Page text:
Some employers prefer that construction cost estimators, particularly those without a bachelor’s degree, have previous work experience in the construction industry. For example, experienced electricians and plumbers can become construction cost estimators if they have the necessary construction knowledge and math skills.

Candidates interested in becoming cost estimators can also gain experience through internships and cooperative education programs.

Licenses, Certifications, and Registrations

Voluntary certification can show competence and experience in the field. In some instances, employers may require professional certification before hiring.

The following organizations offer a variety of certifications:

  • American Society of Professional Estimators
  • Association for the Advancement of Cost Estimating International
  • International Cost Estimating and Analysis Association

Estimators must generally have at least 2 years of estimating experience and must pass a written exam to become certified.

Important Qualities

Analytical skills. Cost estimators consider and evaluate different construction and manufacturing methods and options to determine the most cost-effective solution that meets the required specifications.

Detail oriented. Cost estimators must pay attention to details, as minor changes can significantly affect the overall cost of a project or product.

Math skills. Cost estimators calculate labor, material, and equipment cost estimates for construction projects. They use software, such as spreadsheets and databases, and they need excellent math skills to accurately calculate these estimates.

Time-management skills. Cost estimators often work on fixed deadlines, so they must plan their work in advance and work efficiently and accurately.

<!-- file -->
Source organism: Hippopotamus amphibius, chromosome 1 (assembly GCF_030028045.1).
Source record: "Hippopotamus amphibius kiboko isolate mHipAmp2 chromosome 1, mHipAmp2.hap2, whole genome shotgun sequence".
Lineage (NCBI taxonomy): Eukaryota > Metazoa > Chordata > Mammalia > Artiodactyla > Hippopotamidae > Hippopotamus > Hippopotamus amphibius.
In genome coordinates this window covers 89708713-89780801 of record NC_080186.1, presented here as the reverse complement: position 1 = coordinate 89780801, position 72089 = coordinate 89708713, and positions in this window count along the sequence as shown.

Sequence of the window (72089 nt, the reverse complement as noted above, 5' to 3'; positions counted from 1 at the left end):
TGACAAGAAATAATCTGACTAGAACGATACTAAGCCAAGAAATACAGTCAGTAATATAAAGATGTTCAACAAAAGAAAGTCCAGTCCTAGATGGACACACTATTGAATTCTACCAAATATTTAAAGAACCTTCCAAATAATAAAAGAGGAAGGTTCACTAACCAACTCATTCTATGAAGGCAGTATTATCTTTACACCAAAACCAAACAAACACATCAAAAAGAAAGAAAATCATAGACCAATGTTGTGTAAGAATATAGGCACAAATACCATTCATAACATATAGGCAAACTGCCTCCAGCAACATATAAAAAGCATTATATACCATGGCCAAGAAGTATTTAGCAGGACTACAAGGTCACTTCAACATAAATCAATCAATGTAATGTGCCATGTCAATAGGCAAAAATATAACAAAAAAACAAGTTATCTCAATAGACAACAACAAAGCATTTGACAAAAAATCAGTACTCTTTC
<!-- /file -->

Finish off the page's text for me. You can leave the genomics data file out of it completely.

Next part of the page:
Writing skills. Cost estimators write comprehensive reports, which often help managers make production decisions.

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Electrical Estimator Career Paths

Electrical Estimator
Estimator Project Manager Construction Manager
Senior Construction Manager
14 Yearsyrs
Estimator Project Manager Project Manager Senior Project Manager
Vice President Of Construction
11 Yearsyrs
Estimator Project Manager Production Manager Construction Manager
Senior Project Manager Construction
13 Yearsyrs
Project Manager Principal Superintendent
District Commercial Superintendent
10 Yearsyrs
Project Manager President/Owner Superintendent
Project And Field Manager
8 Yearsyrs
Senior Estimator Construction Manager Operations Project Manager
Senior Operations Project Manager
10 Yearsyrs
Senior Estimator General Contractor Facilities Maintenance Manager
Facilities Project Manager
9 Yearsyrs
Senior Estimator Assistant Project Manager
Controls Project Manager
11 Yearsyrs
Owner Facilities Manager Operations Project Manager
Regional Project Manager
9 Yearsyrs
Owner Project Superintendent Director Of Construction
Director Construction Services
11 Yearsyrs
Project Engineer Consultant Architect
Architectural Project Manager
8 Yearsyrs
Project Engineer Project Controls Engineer Project Scheduler
Projects Controller
7 Yearsyrs
Owner Project Superintendent Quality Control Supervisor
Assistant Quality Control Manager
5 Yearsyrs
Project Engineer Superintendent Project Superintendent
Commercial Project Manager
8 Yearsyrs
Electrical Engineer Manufacturing Engineer Manufacturing Engineering Manager
Project Manager-Manufacturing
9 Yearsyrs
Supervisor Owner/Operator Construction Superintendent
Land Development Manager
9 Yearsyrs
Project Estimator General Contractor Sales Contractor
Contract Sales Manager
7 Yearsyrs
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Do you work as an Electrical Estimator?

Electrical Estimator Demographics

Gender

Male

79.3%

Unknown

12.1%

Female

8.6%
Ethnicity

White

61.1%

Hispanic or Latino

18.5%

Black or African American

10.8%

Asian

5.9%

Unknown

3.7%
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Foreign Languages Spoken

Spanish

72.2%

Dakota

11.1%

Ukrainian